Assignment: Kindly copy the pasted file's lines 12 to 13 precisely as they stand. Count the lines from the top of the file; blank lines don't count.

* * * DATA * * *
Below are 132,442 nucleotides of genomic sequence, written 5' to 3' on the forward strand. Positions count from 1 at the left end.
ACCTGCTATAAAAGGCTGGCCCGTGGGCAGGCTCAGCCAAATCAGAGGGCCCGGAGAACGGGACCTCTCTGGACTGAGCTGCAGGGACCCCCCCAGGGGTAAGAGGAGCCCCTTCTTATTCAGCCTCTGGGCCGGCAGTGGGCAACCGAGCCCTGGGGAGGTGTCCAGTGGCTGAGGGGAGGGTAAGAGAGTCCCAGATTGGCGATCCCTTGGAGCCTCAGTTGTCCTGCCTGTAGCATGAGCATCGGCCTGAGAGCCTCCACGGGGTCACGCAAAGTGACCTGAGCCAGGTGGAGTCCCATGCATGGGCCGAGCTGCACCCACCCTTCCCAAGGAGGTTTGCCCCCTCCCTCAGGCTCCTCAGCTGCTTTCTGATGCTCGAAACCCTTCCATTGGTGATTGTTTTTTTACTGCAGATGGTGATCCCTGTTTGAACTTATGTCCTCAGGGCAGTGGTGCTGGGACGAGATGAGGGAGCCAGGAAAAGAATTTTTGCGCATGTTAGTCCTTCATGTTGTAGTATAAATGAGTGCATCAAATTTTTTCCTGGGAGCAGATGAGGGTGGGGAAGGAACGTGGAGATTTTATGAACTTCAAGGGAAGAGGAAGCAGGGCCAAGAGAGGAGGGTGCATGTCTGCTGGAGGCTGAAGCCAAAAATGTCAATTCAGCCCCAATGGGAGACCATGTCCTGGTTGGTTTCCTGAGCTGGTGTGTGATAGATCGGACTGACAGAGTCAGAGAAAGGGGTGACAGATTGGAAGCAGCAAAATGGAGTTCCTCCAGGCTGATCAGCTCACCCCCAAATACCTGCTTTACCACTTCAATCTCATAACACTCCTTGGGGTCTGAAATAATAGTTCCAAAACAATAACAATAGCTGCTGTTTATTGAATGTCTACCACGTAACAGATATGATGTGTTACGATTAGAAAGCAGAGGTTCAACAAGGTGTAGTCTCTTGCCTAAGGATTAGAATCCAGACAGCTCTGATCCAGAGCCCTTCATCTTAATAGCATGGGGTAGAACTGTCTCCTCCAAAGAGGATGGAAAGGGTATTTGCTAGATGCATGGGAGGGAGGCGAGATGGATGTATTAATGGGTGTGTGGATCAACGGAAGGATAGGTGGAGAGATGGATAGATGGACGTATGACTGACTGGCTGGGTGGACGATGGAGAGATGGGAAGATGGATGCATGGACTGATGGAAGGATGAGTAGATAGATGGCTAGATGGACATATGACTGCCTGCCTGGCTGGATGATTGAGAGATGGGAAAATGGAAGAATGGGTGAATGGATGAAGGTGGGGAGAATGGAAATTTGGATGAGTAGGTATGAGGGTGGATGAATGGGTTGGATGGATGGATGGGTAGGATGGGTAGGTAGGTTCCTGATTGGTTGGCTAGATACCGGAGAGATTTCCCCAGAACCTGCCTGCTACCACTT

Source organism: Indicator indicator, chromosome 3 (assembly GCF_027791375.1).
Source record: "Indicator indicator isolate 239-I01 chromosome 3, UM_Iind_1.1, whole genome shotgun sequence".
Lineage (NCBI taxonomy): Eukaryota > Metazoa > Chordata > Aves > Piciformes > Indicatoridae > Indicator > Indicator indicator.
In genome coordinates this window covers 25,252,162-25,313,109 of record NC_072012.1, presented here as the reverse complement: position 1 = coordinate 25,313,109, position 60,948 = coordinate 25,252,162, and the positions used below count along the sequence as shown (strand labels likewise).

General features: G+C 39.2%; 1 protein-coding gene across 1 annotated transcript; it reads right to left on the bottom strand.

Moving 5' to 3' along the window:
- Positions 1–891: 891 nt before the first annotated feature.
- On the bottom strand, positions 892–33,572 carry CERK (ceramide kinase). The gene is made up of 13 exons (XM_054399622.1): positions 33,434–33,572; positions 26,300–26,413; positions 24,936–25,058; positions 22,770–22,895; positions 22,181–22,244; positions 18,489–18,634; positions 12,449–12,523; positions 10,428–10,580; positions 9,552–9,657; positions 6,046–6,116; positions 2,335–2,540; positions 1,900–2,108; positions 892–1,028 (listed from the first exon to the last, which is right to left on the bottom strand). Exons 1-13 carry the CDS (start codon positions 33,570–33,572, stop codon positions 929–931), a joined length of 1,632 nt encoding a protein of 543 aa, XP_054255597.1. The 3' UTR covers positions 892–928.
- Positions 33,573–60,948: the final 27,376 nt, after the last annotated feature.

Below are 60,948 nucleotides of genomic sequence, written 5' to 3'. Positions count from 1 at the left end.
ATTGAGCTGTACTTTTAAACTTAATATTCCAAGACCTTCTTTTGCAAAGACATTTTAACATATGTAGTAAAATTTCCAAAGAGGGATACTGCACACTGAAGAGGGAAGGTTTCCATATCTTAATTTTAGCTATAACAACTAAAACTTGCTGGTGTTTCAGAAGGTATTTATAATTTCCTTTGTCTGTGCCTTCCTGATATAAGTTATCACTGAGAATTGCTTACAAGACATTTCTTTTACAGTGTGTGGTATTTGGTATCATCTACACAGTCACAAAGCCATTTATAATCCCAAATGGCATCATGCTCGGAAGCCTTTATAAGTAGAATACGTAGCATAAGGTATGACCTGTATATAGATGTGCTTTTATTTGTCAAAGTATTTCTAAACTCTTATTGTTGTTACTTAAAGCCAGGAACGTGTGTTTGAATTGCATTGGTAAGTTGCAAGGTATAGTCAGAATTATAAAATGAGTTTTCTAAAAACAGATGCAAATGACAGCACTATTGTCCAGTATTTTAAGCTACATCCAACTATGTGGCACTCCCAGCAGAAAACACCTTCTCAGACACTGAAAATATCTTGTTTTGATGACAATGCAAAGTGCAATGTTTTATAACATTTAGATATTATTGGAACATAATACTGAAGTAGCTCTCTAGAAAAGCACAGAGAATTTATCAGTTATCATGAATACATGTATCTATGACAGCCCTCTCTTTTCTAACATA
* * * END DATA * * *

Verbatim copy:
Below are 60,948 nucleotides of genomic sequence, written 5' to 3'. Positions count from 1 at the left end.
ATTGAGCTGTACTTTTAAACTTAATATTCCAAGACCTTCTTTTGCAAAGACATTTTAACATATGTAGTAAAATTTCCAAAGAGGGATACTGCACACTGAAGAGGGAAGGTTTCCATATCTTAATTTTAGCTATAACAACTAAAACTTGCTGGTGTTTCAGAAGGTATTTATAATTTCCTTTGTCTGTGCCTTCCTGATATAAGTTATCACTGAGAATTGCTTACAAGACATTTCTTTTACAGTGTGTGGTATTTGGTATCATCTACACAGTCACAAAGCCATTTATAATCCCAAATGGCATCATGCTCGGAAGCCTTTATAAGTAGAATACGTAGCATAAGGTATGACCTGTATATAGATGTGCTTTTATTTGTCAAAGTATTTCTAAACTCTTATTGTTGTTACTTAAAGCCAGGAACGTGTGTTTGAATTGCATTGGTAAGTTGCAAGGTATAGTCAGAATTATAAAATGAGTTTTCTAAAAACAGATGCAAATGACAGCACTATTGTCCAGTATTTTAAGCTACATCCAACTATGTGGCACTCCCAGCAGAAAACACCTTCTCAGACACTGAAAATATCTTGTTTTGATGACAATGCAAAGTGCAATGTTTTATAACATTTAGATATTATTGGAACATAATACTGAAGTAGCTCTCTAGAAAAGCACAGAGAATTTATCAGTTATCATGAATACATGTATCTATGACAGCCCTCTCTTTTCTAACATA